Boston Cat Show Trophy (1883)

ArtifactNut Bowl, Boston Cat Show Award
DateNovember, 1883
ConnectionBoston Cat Show
Mr. A.M. Robinson, Jr.
CollectionThe CFA Foundation's Feline Historical Museum
DescriptionA pewter nut bowl, 12" high x 12" long x 8" wide;
Engraved on front, "1st Prize, Boston Cat Show, Nov 1883, Awarded to A.M. Robinson, Jr for Best Specimen of Angora Cat"
Brief HistoryThe pewter nut bowl was presented to Mr. A.M. Robinson at the November, 1883, cat show held in Boston, MA, for "Best Angora" i.e. "Best Persian".
AcquisitonPurchased by the CFA Foundation, October 2014

1st Prize, Boston Cat Show, November, 1883
Photos: Karen Lawrence, courtesy of The CFA Foundation, Inc.

An existing show catalog provides historical documentation indicating that the first organized cat show in North America opened at the Boston Music Hall, Boston, Massachusetts, on March 1, 1878. Subsequent news reports in the Boston Daily Globe provide documentation that cat shows were held on a regular schedule in Boston.

The February 19, 1880 edition of the Boston Daily Globe reported that "in a few days, entries will close on the [second] cat show in Music Hall..." Entries closed on February 27 and the show began on March 1, 1880.

Cat shows held in Boston tended to take place over several weeks, each week having its own show and individual catalog. The 1883 show opened on October 15 and was held at the Horticultural Hall in Boston. A pewter trophy, a large nut bowl, was First Prize during the third week of the show. According to an article titled "The Feline Congress" printed in the November 4, 1883, Boston Daily Globe:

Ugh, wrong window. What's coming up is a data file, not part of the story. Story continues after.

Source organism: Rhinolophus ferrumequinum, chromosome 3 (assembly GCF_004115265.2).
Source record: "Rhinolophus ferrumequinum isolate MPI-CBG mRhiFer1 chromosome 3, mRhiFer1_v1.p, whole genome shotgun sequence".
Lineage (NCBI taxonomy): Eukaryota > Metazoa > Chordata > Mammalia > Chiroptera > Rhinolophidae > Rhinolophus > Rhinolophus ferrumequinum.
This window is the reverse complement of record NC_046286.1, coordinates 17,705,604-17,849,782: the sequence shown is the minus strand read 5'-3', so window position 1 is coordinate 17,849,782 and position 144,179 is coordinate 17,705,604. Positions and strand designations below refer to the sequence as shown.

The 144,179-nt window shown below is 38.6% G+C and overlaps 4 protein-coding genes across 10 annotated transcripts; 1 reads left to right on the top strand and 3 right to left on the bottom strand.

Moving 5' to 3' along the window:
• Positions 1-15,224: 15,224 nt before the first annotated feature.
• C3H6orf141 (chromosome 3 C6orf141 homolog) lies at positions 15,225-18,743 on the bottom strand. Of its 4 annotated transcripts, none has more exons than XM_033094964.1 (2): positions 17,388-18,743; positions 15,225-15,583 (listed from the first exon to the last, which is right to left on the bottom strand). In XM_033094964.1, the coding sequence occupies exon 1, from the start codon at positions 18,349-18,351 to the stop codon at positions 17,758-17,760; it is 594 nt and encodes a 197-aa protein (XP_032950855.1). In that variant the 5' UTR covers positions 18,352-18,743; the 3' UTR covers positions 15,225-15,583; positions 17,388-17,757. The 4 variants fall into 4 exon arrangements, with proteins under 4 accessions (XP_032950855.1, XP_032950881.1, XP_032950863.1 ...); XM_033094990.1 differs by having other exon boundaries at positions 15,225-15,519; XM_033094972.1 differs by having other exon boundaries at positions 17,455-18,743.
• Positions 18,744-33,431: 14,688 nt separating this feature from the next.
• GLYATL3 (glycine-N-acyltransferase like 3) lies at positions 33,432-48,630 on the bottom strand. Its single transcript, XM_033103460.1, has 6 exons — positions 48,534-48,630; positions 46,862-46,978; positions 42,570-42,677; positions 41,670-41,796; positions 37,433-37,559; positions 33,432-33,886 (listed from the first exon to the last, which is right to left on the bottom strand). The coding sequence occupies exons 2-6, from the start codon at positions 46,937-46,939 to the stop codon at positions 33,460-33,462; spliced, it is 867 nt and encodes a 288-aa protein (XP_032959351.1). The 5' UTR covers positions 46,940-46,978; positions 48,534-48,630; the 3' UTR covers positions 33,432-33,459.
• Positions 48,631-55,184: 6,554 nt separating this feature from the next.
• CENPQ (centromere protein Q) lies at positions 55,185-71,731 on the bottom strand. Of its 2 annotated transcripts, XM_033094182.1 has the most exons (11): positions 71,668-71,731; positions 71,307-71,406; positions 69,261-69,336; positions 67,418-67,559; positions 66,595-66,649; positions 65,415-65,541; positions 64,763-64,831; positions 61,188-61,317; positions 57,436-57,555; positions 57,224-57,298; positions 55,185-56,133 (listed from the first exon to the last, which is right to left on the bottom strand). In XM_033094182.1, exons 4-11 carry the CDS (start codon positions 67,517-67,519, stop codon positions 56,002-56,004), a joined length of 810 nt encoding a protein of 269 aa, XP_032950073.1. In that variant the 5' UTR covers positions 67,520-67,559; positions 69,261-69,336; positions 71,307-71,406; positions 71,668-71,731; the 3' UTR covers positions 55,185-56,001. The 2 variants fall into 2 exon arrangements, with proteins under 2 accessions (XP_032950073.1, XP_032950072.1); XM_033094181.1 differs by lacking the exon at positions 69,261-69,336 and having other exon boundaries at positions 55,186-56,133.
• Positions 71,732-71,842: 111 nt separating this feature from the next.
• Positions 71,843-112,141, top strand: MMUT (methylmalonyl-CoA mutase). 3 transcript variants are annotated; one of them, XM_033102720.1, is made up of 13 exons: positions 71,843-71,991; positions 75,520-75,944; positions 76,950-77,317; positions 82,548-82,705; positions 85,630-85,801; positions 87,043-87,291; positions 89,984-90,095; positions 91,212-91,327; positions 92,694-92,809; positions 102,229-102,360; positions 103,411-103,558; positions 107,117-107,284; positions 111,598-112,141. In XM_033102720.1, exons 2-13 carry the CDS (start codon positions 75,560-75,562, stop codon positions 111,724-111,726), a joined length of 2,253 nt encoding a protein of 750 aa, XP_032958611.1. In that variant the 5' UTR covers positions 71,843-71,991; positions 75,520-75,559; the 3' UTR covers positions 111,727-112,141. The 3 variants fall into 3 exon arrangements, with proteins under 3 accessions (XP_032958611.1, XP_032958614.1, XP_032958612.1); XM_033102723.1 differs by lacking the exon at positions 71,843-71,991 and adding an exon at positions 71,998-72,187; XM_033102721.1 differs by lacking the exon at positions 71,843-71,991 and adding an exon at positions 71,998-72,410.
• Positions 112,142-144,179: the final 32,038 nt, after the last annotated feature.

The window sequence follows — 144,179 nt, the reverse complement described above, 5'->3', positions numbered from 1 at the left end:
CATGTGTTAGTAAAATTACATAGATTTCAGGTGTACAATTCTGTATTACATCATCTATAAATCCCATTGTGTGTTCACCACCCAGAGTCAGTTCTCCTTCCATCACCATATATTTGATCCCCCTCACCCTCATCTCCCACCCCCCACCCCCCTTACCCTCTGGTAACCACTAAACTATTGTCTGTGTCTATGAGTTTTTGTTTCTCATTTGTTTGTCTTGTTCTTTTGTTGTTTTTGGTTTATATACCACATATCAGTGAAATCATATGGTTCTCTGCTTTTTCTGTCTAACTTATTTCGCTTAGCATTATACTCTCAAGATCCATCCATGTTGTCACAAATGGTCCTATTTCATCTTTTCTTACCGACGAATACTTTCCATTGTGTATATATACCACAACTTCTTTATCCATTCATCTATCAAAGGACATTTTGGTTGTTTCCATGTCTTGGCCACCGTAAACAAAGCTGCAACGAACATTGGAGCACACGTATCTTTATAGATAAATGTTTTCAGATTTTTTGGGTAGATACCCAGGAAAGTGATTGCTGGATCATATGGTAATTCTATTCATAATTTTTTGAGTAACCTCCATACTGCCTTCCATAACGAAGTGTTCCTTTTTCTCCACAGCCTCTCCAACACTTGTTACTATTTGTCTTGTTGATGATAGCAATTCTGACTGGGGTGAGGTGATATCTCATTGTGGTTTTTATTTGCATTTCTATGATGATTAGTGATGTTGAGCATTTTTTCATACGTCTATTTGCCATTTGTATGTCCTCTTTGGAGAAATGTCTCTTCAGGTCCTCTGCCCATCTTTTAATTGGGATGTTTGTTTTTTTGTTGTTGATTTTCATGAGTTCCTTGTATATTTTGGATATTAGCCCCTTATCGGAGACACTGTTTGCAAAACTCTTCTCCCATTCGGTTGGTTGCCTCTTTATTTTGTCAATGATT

"The third week of the great cat show at the Horticultural Hall closed last night, and judging from the crowded attendance during the day and evening, the fourth week, which begins tomorrow, will be as great a success as the past weeks have been.

The principal prize of last week's exhibition was awarded to Mr. A.M. Robinson, Jr. Bangor, Me, for a magnificent specimen of Angora cat. This cat attracted much attention during the week."

The same Boston Daily Globe article reports that A.M. Robinson's entry was a cat named 'Dick'1.

An obituary in the Boston Daily Globe shows that A.M. Robinson, Jr. was the son of the Hon. A.M. Robinson, a well-known Maine figure who passed away on October 15, 1898. Mr. Robinson Sr. had been one of the prime movers in the building of the Bangor & Picataquis railroad, as well as serving as a member of the legislature as representative and senator2.


  1. Boston Daily Globe, November 4, 1883, pg 3.
  2. Boston Daily Globe, October 15, 1898, pg 3.

Home | Cats | Gallery | Clubs | People | Artifacts | Articles | Updates | Contact Us

©The CFA Foundation, Inc and The Harrison Weir Collection
This project is a collaboration between The CFA Foundation, Inc. and The Harrison Weir Collection.
All material on this site is copyrighted and may not be printed or reproduced, in any form, without the express written consent of the collaborators.